Awards Circuit: ‘Legion’ Season 3 Feels Grounded

This article was originally published online for on June 25, 2019. 

David Heller (Dan Stevens) has certainly transformed since Season 1 of “Legion,”where he was once confined to a psychiatric hospital and told that he had schizophrenia. Now he has harnessed his life-altering powers, banished the ancient demon Amahl Farouk (Navid Negahban), and wears a red tunic. He is not so much a mutant but rather “the Alpha and the Omega,” as he proclaims. David smokes blue vapor from the teats of a giant pig and runs a cult full of young people with “daddy issues” who will kill for him. In his own words, he is “God.”

Courtesy of FX.

And everyone in the apocryphal world of “Legion” is trying to kill him, including former girlfriend Sydney (Rachel Keller), whom he once horrifically wronged. Now he is trying to end the world and start again. Season 3 of the quietly popular FX series is a compelling departure. The latest season teeters towards a more straightforward sci-fi caper than in the earlier aughts. Watching the previous installments, told through the lens of a very unfaithful narrative steward (David), would sometimes feel like a fever dream. Reality would undulate between astral planes and monsters real and imagined.

Now the Marvel production that doesn’t quite feel like a superhero series has set its sights on deconstructing David, the one-time hero. “Legion,” a series with a “Blade Runner” aesthetic, the occasional didacticism of a “Black Mirror” episode, and a Tarkovskian approach to exploring what we really want, lays bare the hero complex.

In Season 3, audiences will learn more about David’s childhood and his deeply set fears. It accomplishes that while also painting a picture of a thoroughly modern superhero, who is really more of a narcissistic, world-be-damned villain. That first episode takes us into a commune of “Wild Wild Country” proportions, particularly fitting since David’s mantra is that everybody just wants to be loved, and shows the lengths that he will go to kill, bend time and space, use the people who care about him the most until they cave and try for a better life for himself.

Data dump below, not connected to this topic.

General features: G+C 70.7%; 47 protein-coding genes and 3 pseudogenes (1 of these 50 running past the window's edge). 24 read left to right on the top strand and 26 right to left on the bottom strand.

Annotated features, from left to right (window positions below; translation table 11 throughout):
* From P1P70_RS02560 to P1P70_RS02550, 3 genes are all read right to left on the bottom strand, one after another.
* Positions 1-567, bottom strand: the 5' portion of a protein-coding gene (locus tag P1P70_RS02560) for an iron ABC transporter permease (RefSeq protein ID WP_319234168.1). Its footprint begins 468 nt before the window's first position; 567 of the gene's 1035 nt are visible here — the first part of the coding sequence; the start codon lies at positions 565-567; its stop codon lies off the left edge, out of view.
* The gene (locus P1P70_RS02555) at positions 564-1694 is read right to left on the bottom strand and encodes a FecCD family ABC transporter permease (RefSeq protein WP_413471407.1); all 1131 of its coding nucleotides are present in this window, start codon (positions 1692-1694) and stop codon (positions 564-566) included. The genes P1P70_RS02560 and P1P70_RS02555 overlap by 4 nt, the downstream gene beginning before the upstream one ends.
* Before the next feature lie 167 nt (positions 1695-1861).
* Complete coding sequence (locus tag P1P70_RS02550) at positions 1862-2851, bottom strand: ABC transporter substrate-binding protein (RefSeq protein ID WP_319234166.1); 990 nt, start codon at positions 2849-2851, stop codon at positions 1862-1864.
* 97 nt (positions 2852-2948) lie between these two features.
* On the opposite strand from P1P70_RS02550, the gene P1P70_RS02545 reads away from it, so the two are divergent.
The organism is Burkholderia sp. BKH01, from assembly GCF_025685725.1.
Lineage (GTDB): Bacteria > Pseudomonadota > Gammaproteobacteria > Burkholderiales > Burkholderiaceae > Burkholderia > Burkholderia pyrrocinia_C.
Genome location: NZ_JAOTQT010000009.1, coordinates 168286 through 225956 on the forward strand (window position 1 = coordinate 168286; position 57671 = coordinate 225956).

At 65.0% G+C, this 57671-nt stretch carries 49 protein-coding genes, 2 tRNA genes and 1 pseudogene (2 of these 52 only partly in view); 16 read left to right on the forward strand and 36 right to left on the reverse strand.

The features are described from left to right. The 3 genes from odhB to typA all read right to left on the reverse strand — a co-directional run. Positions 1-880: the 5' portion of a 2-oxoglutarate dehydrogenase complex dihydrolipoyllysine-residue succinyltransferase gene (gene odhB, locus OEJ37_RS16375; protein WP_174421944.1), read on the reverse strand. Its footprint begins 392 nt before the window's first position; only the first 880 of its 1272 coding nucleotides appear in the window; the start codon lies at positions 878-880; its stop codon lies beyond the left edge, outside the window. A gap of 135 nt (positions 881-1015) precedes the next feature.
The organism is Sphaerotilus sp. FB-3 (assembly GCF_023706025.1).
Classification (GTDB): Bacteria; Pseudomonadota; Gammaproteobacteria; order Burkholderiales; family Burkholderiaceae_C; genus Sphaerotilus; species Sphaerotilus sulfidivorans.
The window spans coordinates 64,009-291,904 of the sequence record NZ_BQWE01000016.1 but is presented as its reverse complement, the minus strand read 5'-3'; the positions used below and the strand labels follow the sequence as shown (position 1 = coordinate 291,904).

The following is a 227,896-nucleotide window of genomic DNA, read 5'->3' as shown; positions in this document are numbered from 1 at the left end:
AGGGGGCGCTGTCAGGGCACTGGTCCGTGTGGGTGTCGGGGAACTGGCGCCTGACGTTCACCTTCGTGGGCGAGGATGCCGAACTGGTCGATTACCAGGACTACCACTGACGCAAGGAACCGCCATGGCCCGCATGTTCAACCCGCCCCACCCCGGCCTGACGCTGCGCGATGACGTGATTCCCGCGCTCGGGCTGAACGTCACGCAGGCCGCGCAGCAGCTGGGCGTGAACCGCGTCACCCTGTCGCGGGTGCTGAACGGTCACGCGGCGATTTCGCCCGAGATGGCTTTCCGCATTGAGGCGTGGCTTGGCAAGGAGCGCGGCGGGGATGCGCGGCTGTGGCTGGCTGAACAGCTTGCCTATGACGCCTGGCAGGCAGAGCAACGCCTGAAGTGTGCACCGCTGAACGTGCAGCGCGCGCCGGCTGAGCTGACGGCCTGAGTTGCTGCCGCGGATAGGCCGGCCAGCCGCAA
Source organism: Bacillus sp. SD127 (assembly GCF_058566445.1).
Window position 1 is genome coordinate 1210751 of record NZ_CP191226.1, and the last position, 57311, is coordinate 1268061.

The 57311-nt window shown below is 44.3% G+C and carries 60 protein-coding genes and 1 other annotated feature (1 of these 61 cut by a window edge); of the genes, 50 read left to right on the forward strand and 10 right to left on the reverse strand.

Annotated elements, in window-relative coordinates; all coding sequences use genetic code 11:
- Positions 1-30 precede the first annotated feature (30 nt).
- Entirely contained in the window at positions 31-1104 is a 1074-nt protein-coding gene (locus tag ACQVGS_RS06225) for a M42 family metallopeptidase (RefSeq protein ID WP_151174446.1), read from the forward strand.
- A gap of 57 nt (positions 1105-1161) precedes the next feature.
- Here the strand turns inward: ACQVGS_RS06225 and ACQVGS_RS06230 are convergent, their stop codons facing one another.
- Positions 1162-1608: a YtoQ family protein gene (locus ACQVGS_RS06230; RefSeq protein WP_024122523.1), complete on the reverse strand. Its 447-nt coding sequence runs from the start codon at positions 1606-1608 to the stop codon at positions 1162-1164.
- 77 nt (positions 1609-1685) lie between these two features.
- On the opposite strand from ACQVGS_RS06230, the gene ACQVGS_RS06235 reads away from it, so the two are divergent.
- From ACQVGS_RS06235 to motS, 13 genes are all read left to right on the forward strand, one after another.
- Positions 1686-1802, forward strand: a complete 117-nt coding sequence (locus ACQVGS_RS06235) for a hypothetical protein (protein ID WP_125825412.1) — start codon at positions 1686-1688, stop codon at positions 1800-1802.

Courtesy of FX.

One element that is poignant about the newest season is that the people with the real power are Switch (Lauren Tsai), a young woman with the power to time travel whom David asks to do his bidding, and his former lover Sydney. David, a mutant with sad blue eyes has all the power in the universe, and still cannot get outside of his own head. Switch feels like a welcome, and necessary addition to the series, without whom Season 3 might feel myopic and insular. But she brings new stakes and a compelling emotional core: a loneliness on account of incessantly feeling out of time and out of body. With her intense physical and emotional labor, she provides a sense of urgency to the series, and fresh eyes with which to view the tragedy and horror and occasional comedy–there are a surprising number of dance scenes.

Courtesy of FX.

One of Season 3’s most stunning performances, however, goes to Aubrey Plaza as Lenny. “Legion” has seen the actress in one of her most versatile roles, and she endows her character with an incomparable sense of comically cruel, deadpan humor. In a nod to “Alice in Wonderland” she wears in one scene a top hat while doling out red poison that she forces one unfortunate man to smoke out of a bong (that also, coincidentally, is shaped like a man with a very Trumpian comb-over). As Lenny, Plaza shows off her impeccable timing and utilizes her expressive eyes to translate a feeling of impending doom.

Courtesy of FX.

The newest season of “Legion” is remarkably grounded and precise for a series that explores everything from the fabric of time, the frailty of memory, and the relentlessness of a bruised ego. The pacing is slower, and tonally, it veers towards the somber. Fans have a chance to find their footing in this tight yet sweeping season. It’s a marvel just how ambitious this series is, and how it so expertly weaves between disparate character and story arcs while still feeling polished.

To enjoy this show, audiences need to relish its fractures and chaos. Admittedly, however, Season 3 is easier to parse than the previous two. But that’s partly because it is more of a crystallization of what Season 2 was building towards–particularly with that season’s frenetic, and quite shocking, finale. Season 3 is all about the chase, and is peppered with enough backstory to add a certain kind of gravitas. 

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